Animal Regulations

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The City has established regulations for keeping animals in order to minimize nuisances and disturbances, minimize the impact on the environment, and prevent cruelty to animals.

There are limits both to the type of animals that may be kept and the number of animals on any given property. The Municipal Code also defines the size of animal enclosures, where enclosures may be kept on a property and the condition they must be kept in.

Permitted Animals

  • Cats
  • Dogs
  • Small animals such as Hamsters, Gerbils, Mice, Reptiles, Fish, etc., that are kept in aquariums, terrariums, cages, or similar containers
  • Rabbits and similarly sized animals
  • Chickens (hens only)
  • Birds
  • Bees (up to four hives)
  • Small livestock such as sheep, goats, and swine under 120 pounds and under 20 inches tall
  • Large livestock such as cattle or horses (see space considerations below)

Prohibited Animals

  • Roosters
  • Peacocks and peahens
  • Swine over 120 pounds and 20 inches tall
  • Mink
  • Nutria
  • Foxes
  • Venomous snakes
  • Nonhuman primates and prosimians
  • Bears
  • Nondomesticated species of felines
  • Nondomesticated species of canines and their hybrids, including wolf and coyote hybrids
  • The order Crocodylia, including alligator, crocodiles, caimans and gavials

Number and Space Considerations

Dogs and Cats

  • There is no limit for altered cats kept inside
  • All dogs must be kept in a confined area or on a leash at all times
  • Unaltered cats and dogs are limited to three per household
  • Cats that are allowed outside and dogs are limited to three per household on lots under 20,000 square feet. One additional animal is allowed with each additional 5,000 square feet of lot area, up to a maximum of 20 animals.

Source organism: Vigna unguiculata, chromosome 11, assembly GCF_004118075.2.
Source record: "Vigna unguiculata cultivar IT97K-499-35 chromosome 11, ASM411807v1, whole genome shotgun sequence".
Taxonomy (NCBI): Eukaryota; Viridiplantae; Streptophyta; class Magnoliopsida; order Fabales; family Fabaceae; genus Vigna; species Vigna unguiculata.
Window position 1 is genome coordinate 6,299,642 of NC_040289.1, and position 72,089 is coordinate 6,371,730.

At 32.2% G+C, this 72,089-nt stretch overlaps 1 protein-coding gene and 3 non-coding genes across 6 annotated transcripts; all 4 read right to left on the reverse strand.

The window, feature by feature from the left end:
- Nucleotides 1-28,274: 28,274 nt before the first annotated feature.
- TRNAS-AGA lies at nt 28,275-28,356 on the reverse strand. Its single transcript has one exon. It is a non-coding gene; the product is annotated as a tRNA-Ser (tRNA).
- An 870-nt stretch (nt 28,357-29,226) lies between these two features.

• Additional cats and dogs may kept over the limits noted above if a hobby kennel or hobby cattery license is obtained. Hobby kennel and hobby cattery information and requirements can be found in Sections 6.20.080 through 6.20.120 of the Shoreline Municipal Code.

Small Animals (including Chickens and Rabbits)

  • There is no limit for the number of small animals kept exclusively inside a house.
  • Chickens (hens only), rabbits, and other small animals that are kept outside are limited to any combination of six animals (e.g. 4 hens and 2 rabbits). On lots of at least one half acre, the limit is 12 per each half acre.

Birds (other than Chickens)

  • Birds must be kept in an aviary or loft that provides one-half cubic foot of space for each parakeet, canary or similarly sized birds, one cubic foot for each pigeon, small parrot or similarly sized bird, and two cubic feet for each large parrot, macaw or similarly sized bird.
  • Aviaries or lofts can not exceed 2,000 square feet in footprint.

Bees

  • Beehives are limited to four hives on sites less than 20,000 square feet.
  • Hives must be at least 25 feet from any property line. If the lot size doesn't allow for 25' per side, then the hives must be placed in the center of the widest point of the lot, so long as it is at least 50' wide.
  • Owners must register with the Washington State Department of Agriculture
  • Hives must be maintained to avoid overpopulation and swarming.

Small Livestock (Sheep, Goats, etc.)

  • The total number of outside animals is limited to three per household on lots under 20,000 square feet. One additional animal is allowed with each additional 5,000 square feet of lot area, up to a maximum of 20 animals.
  • This number includes the household's dogs and outside cats (e.g. 2 goats and 1 dog are permissible; 2 goats, 1 dog and 1 outside cat are not permissible).

Large Livestock (Cows, Horses, etc.)

  • The minimum lot area to keep large livestock is two acres. Each animal is required one-half acre dedicated to the animal's occupancy.

Exemptions

  • Service animals
  • Temporary use of animals such as goats for the purpose of vegetation management

Maintenance Standards

  • In order to prevent odor, flies, and other pests, all animal enclosures must be maintained so they are free from litter, garbage and accumulated of manure.
  • Enclosures must be large enough so that each animal has room to fully extend themselves and turn around.
  • Manure can not be allowed to accumulate on the property.